Caste in india is complex, complicated and difficult to comment on in a cursory post such as this. However, as a simple truism what can be said is this: the middle castes are often in a zero sum game against each other. The upper castes and the Dalits are not — at least not among themselves. The upper castes are by definition of the pyramid few in number. Members of one upper caste group are unlikely to look at another upper caste group as a direct threat to their prosperity or security. They may not marry each other or at times even drink water from each others’ house; but for purposes of politics and fight for resources, they don’t rival each other. Similarly, Dalits of one sub-sect many times don’t marry into another. But as a group, their agitational politics is largely not in conflict amongst the sub-groups.
The difference is quite dramatic when one considers the middle castes. In large parts of the country, they view each other as a direct threat to resource allocation for their group. For example, a political party in Tamil Nadu is never going to get Mukkulathor and Nadars to both overwhelmingly vote for it. And, it wouldn’t want to have a person from one of those large caste groups to dominate the party either — which partly explains M Karunanidhi, MG Ramachandran and J Jayalalitha as party chiefs, all belonging to obscure and tiny caste groups — to avoid the party be seen as associated with the dominant OBC caste to make the other OBCs nervous.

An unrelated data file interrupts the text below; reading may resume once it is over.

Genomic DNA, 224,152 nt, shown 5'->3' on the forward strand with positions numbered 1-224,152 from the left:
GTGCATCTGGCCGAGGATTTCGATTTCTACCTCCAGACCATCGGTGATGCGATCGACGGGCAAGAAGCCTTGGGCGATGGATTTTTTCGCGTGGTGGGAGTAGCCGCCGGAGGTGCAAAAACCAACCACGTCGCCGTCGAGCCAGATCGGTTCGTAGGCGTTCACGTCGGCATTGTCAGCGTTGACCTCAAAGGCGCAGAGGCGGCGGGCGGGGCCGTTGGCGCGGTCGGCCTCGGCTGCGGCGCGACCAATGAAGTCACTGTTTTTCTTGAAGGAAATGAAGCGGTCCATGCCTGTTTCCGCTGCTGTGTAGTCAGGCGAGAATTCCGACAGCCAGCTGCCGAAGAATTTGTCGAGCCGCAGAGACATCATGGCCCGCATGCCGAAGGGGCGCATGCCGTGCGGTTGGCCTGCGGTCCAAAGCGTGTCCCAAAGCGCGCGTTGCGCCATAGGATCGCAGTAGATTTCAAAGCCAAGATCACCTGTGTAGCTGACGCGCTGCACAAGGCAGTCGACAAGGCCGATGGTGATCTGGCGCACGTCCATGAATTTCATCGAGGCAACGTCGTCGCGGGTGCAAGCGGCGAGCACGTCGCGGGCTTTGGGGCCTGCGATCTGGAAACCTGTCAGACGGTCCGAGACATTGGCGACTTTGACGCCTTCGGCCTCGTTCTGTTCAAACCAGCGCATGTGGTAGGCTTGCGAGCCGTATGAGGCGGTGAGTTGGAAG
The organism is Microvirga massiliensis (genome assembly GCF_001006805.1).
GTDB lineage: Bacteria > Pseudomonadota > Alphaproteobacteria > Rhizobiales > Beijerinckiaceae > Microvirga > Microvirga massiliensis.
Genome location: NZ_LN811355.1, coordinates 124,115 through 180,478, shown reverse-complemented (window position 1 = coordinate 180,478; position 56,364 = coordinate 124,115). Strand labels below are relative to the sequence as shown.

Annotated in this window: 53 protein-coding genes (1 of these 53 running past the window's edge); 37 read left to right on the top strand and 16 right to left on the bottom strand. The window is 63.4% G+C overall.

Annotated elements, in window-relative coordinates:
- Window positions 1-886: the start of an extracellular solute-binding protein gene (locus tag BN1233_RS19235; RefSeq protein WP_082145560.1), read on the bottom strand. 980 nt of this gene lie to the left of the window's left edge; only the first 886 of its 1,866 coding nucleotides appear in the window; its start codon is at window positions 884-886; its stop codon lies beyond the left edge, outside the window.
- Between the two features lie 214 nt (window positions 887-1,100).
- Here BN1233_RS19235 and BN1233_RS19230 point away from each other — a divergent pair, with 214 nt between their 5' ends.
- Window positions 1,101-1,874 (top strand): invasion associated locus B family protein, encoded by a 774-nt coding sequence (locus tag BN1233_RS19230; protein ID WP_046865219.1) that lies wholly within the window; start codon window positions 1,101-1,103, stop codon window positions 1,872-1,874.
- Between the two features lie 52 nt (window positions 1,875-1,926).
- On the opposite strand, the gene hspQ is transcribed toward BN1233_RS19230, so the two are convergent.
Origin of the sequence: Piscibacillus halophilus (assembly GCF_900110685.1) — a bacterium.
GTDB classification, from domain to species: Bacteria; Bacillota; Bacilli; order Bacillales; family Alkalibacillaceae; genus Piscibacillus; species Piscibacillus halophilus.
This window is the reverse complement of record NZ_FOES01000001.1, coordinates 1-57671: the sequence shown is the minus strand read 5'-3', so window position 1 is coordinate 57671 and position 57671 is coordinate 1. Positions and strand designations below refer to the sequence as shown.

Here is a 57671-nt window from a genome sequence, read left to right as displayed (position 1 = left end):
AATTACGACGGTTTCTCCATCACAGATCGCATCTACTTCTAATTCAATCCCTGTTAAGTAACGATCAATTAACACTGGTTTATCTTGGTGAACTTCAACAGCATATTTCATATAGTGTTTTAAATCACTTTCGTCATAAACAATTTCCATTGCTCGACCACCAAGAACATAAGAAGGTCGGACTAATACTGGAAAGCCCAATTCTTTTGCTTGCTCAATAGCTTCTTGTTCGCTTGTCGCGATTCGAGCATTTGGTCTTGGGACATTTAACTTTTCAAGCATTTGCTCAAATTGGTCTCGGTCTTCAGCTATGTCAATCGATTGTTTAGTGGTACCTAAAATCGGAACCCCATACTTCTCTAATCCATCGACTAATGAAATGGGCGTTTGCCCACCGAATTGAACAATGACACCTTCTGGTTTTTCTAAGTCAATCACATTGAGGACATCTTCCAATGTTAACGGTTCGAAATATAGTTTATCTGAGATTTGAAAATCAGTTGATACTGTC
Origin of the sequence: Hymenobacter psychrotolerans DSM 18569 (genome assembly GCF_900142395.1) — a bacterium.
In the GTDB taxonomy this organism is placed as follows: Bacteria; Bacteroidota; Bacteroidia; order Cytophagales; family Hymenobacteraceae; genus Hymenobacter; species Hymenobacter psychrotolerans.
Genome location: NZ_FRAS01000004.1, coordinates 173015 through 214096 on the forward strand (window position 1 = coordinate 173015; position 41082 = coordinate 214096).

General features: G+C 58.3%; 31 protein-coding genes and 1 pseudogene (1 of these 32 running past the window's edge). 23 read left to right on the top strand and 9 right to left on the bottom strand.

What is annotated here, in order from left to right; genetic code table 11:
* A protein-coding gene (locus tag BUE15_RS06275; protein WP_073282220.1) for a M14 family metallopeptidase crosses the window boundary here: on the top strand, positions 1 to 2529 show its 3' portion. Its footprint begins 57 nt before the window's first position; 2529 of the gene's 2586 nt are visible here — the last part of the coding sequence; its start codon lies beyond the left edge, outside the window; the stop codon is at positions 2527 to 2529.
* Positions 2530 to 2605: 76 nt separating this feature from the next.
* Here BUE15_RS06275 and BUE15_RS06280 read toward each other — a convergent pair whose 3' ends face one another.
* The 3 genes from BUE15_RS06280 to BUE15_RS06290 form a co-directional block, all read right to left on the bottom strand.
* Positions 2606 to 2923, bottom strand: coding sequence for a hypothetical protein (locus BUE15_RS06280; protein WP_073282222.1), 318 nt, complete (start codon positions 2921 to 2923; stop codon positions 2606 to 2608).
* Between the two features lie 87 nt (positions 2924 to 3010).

That basic rationale of competing groups appears to hold in UP and Bihar as well if the evidence of their polity is considered. Yadav’s, one of the numerically dominant OBCs in both states, have a party of their own — SP & RJD — albeit in a social coalition with Muslims and some others. Their rival OBC caste, the Kurmis and Lodhs, for instance, seem to have a rival camp: Nitish Kumar and Kalyan Singh being examples. These OBC groups from their core caste base and then go about building a social coalition outwards — preferably with numerically weaker other OBCs or Muslims or Upper Castes. And yes, given these middle castes are the direct oppressors of Dalits in most places, a coalition that includes the Dalits becomes extremely difficult for an OBC credential claimant.
Thus, unless someone actually belongs to a numerically strong OBC locally it makes no practical sense to claim that in campaigning. Either overtly or covertly. In other words, the entire spiel about Mr Modi’s OBC appeal in the Gangetic Plains is nonsense. Actually belonging to an OBC in such a scenario may be a worse thing electorally than belonging to an upper caste. After all, OBCs don’t compete with upper castes for jobs and quotas. They compete with other OBCs.